Hamilton has won at Abu Dhabi more than any other driver, with five triumphs, though the last time the title race went down to the wire in the Middle East in 2016, he couldn’t seal the crown over teammate Nico Rosberg.

And Max Verstappen has been both quick and clever in recent races. He should’ve been on pole in Saudi Arabia, if not for a crash on the last corner in qualifying, having been three tenths up during the final sector.

Verstappen won last year’s Abu Dhabi Grand Prix, taking pole by .025 seconds from Valtteri Bottas and leading every lap, showing that the current Red Bull isn’t ill-suited to the track.


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For those worried about the race being a bit of a procession, as we’ve seen in recent years: keep in mind the Abu Dhabi circuit has been altered to help overtaking.

The sequence of 90-degree bends after the second back straight has been turned into a single banked turn, which the cars are expected to take at 240 km/h, while the chicane heading into the first back straight has also been removed.

Along with the opening up of several corners in the street circuit-like final sector, it’s hoped the track will be both faster and more exciting.

You’d still pick Hamilton to win the title if you had to name a winner, and he’s the slight favourite with bookmakers, but that assumes a pure clean race… and as we saw in Saudi Arabia, that’s no sure thing.

*Technically that’s not completely true – Hamilton could beat Verstappen while both finish outside of the points, meaning Verstappen wins on the tiebreaker; or if Hamilton finished ninth while Verstappen finished tenth with the fastest lap, they’d again tie.

Lewis beats Verstappen in dramatic race | 02:18


Verstappen has the natural advantage of leading in the standings.

What exactly do we mean by that? Well, the 1989, 1990, 1994 and 1997 crowns were all decided when the two leaders crashed out in the final race; if both the Dutchman and Brit crash out in Abu Dhabi, Verstappen will be champion.

“If it was to come to the scenario of the last race in Abu Dhabi and they were to be racing each other for the title, whoever is in front (on points) is absolutely going to try to do the same as in the Senna-Prost years,” Mercedes team boss Toto Wolff said last month.

“What happened in Monza? Verstappen took Lewis out because he was about to overtake and he was quicker. And that is totally understandable.

“If you are racing for the championship and you see it fading away because the other guy is overtaking you, what tool have you got other than the one that makes sure he can’t overtake? We’ve seen it with Schumacher and Villeneuve, we saw it with Senna and Prost twice.

“I would never give the instruction to crash into anyone else but if they go to that last race and whoever is in front wins the championship, they will be racing each other, hard.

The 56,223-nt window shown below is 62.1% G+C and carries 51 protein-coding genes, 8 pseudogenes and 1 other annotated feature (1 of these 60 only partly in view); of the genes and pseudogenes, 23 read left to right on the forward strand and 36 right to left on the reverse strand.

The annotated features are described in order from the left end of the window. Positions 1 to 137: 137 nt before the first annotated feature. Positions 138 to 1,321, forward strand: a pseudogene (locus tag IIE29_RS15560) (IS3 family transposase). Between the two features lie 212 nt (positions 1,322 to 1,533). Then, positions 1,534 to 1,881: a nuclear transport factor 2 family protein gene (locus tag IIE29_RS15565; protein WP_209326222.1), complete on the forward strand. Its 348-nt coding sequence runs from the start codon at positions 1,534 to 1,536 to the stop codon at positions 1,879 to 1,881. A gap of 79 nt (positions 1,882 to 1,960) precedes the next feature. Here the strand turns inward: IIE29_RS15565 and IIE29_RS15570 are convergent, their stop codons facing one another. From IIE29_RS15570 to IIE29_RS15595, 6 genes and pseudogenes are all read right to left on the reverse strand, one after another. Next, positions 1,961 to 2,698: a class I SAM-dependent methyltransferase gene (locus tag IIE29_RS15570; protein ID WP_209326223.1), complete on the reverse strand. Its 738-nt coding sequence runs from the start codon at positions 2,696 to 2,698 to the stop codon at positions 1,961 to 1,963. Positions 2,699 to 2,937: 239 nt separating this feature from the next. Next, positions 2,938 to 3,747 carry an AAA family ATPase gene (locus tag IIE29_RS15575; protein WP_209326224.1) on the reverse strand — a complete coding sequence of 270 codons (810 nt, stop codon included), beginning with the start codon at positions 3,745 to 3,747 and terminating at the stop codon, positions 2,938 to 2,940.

“And I don’t think you can control it, Hamilton and Verstappen, I don’t think you want to control it because they are the gladiators in their machines. That is what makes this sport so interesting, because it is ingrained in our nature that we don’t like confrontation and then one is intrigued to see how that relationship unfolds.

“If they crash are they going to confront each other? What are they going to say? Will they look in each others’ eyes? We would not interfere. The relationship is sorted out between the individuals.”


Verstappen will be crowned world champion, because he has won one more race (nine to eight); they cannot tie on points with Hamilton also winning the Abu Dhabi Grand Prix.

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Legend’s grandson caught in HORROR crash | 00:30


Mercedes already had a handy lead in its bid to win an eighth consecutive constructors’ crown; and then Sergio Perez crashed out in Saudi Arabia.

The ex-Racing Point driver’s up-and-down season, compared to Valtteri Bottas’ steady year – including nine third-place finishes – has been the difference in the race between the Silver Arrows and Red Bull.

On 587.5 points, Mercedes is a full race win ahead of its nearest rival (559.5 points).

Realistically Red Bull needs a 1-2 finish in Abu Dhabi while one of Hamilton or Bottas crashes out to win the constructors’ title.

Current constructors’ standings

1. Mercedes – 587.5 pts

2. Red Bull – 559.5 pts

3. Ferrari – 307.5 pts

4. McLaren – 269 pts

5. Alpine – 149 pts

6. Alpha Tauri – 120 pts

7. Aston Martin – 77 pts

8. Williams – 23 pts

9. Alfa Romeo – 13 pts

10. Haas – 0 pts


Daniel Ricciardo’s debut season in a McLaren hasn’t exactly gone to plan, with the Australian almost certain to finish eighth, well down on his fifth in 2020 – which he achieved in the fifth-best car on the grid.

He upgraded moving from Renault (now Alpine) to the British outfit but when the McLaren car was at its best, in the first half of the season, Ricciardo was still getting used to it.

He peaked with that stunning win at Monza, with teammate Lando Norris completing a stellar 1-2, but ironically ever since the Italian Grand Prix it’s been Ferrari as the third-best constructor.

Charles Leclerc (158 points), Norris (154 points) and Carlos Sainz (149.5 points) are scrapping it out for fifth place in the drivers’ standings; the Ferraris have both finished above Norris in each of the last five races.

The rest of the field, in both the drivers’ and constructors’ standings, is relatively spread out.

Current drivers’ standings (Midfield)